Give ’em hell, ladies!
Just a week after dogs ravaged and killed goats and chickens at the Catherine Ferguson Academy, the school for pregnant Detroit girls is back in the news. This time the spunky girls who have shown tenacity that rivals any other single group in Detroit are suing the Detroit Public Schools and the charter school that runs it, Blanche Kelso Bruce Academy, for delivering a substandard education. The complaint was filed by The Coalition to Defend Affirmative Action, Integration, Immigrant Rights and Fight for Equality By Any Means Necessary (BAMN).
The complaint (which you can read HERE (pdf)) makes some startling allegations including that the school is in violation of the Title IX of the Education Amendments of 1972, Elliot-Larsen Civil Rights Act 453 of 1976 and the right to due process under the 14th Amendment. Here are some of the
- The CFA students are being discriminated against because they are being provided with an education that is grossly inferior to that of other students in the Detroit Public Schools as well as within the Blanche Kelso Bruce Academy School District.
- The defendants have terminated many state mandated courses, done away with all classes, ordered teachers not to teach classes, failed to employ certified teachers in math, physical education computing, health education and music and stamped an additional badge of inferiority on these girls through unjustly casting their entire school as a strict discipline academy for students with serious criminal and discipline problems, and have failed even to provide a student code of conduct, leaving all students subject to arbitrary discipline.
- The defendants have thus irreparably harmed and are harming the educational opportunity these of young women CFA students.
- In violation of Title IX of the Education Amendments of 1972, Elliot-Larsen Civil Rights Act 453 of 1976, the a right to due process of the Fourteenth Amendment of the United States Constitution and 42 U.S.C. §1983 the CFA girls’ educational requirements are not being fulfilled. The students ask this court for injunctive relief, monetary damages, costs and attorney fees and other such relief as may be just and proper.
It goes in to describe the daily lives of these school girls in this way:
- At the beginning of the semester, they are given a packet of work to complete by the end of the semester and if the work is not completed correctly, they receive no credit.
- The students enter the school, go to class and sit in the same class room, with the same students and teacher all day, working on their packet or a project.
- Teachers are banned from teaching classes.
- Teachers are not allowed to teach the requirements of the state-mandated Michigan Merit Curriculum and High School Content Expectations for each and any of the students’ courses.
- There is no serious or meaningful way for teachers to keep the students on a schedule to progress through the course objectives.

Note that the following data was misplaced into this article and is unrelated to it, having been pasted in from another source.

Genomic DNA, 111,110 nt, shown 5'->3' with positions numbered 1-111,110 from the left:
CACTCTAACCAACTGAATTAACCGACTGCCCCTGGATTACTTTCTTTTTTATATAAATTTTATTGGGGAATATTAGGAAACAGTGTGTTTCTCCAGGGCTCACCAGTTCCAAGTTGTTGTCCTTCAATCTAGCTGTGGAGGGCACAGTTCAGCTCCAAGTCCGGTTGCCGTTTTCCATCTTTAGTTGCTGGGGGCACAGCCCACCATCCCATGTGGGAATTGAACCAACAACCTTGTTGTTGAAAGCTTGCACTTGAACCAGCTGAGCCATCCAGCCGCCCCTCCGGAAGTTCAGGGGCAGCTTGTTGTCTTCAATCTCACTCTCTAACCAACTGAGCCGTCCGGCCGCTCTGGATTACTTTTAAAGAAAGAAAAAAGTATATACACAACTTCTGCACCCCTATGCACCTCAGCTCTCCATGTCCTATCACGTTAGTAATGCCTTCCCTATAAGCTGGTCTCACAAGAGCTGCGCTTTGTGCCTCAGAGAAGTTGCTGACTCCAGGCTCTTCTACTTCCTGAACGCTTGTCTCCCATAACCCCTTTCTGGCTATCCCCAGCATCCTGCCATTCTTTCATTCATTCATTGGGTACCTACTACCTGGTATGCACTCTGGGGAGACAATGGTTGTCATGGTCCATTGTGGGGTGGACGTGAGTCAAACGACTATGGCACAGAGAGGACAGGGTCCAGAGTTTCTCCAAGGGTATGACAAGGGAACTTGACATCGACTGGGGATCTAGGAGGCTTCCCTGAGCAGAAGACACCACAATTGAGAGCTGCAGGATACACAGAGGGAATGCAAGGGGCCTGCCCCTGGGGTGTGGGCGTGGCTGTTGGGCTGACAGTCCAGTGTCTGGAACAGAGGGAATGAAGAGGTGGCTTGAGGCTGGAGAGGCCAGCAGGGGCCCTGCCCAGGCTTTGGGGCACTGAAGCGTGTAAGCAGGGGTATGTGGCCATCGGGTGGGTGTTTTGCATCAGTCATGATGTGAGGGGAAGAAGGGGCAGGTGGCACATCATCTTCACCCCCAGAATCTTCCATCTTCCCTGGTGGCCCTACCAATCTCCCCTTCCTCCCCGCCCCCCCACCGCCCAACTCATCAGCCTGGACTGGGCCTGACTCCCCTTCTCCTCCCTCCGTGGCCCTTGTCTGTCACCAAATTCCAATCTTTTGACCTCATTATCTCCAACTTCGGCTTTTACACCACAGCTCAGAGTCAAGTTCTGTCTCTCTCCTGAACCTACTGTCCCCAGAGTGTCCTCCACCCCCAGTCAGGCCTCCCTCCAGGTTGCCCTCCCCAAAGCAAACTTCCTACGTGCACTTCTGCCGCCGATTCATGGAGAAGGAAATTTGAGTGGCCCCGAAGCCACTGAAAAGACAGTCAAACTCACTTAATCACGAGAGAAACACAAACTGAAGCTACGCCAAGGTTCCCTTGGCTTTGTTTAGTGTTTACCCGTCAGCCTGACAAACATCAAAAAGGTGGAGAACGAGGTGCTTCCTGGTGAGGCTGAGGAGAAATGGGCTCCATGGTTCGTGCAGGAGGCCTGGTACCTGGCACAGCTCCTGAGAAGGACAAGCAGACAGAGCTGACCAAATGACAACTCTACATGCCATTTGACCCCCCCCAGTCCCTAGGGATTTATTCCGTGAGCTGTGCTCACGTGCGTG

- There is no virtually no opportunity for class instruction, discussion or activities.
- Students have individual fifteen-minute to a half-hour meetings once a week with their former teachers, now known as “advisors,” in which they discuss the student’s individual project work.
- If students have questions in between these brief and infrequent meetings, because there is no class, they are forced to search the internet to receive assistance with their work.
There are no certified teachers in foreign language, physical education or computer science at the Catherine Ferguson Academy. In addition, according to the suit, “CFA students were told that none of their math work for the school year would be given credit because BKBA laid off the two certified math teachers. Since then, an uncertified math teacher has been assigned to ‘teach’ math and has received all students’ work and graded it.”
The complaint also alleges that “all parenting and life-skill classes, which students were previously given credit for, were eliminated” and that the girls are being “inherently discriminatory and stigmatizing” by a new requirement that they be referred to the school by a juvenile court, a process normally required for juvenile delinquents, truants, etc.
Finally, the complaint also alleges that the defendants discriminated against teacher, one of the plaintiffs, teacher Nicole Conaway, by excluding her from staff meetings and that she is being given “unlawful directives”.
Michigan Radio interviewed a student at the Academy:
But some students, like 17-year-old Tatyana Baker, say without formal classes, they’re barely being educated at all.
“We sit in one classroom all day,” Baker says. “We are told that we have to teach ourselves.”
“We are not allowed to call our teachers “teachers”…they’re advisors. If you need biology class, you get a 15 minute seminar, maybe once a week.”
The women that attend the Catherine Ferguson Academy are not to be trifled with. They have shown in the past that they are willing to stand up for what they believe in, a fact proven out that the Academy still exists after the Detroit Public Schools tried to shut it down. To find out that these fighters are being denied a decent education is disheartening and sad. I join many others in cheering them on and wishing them all the best.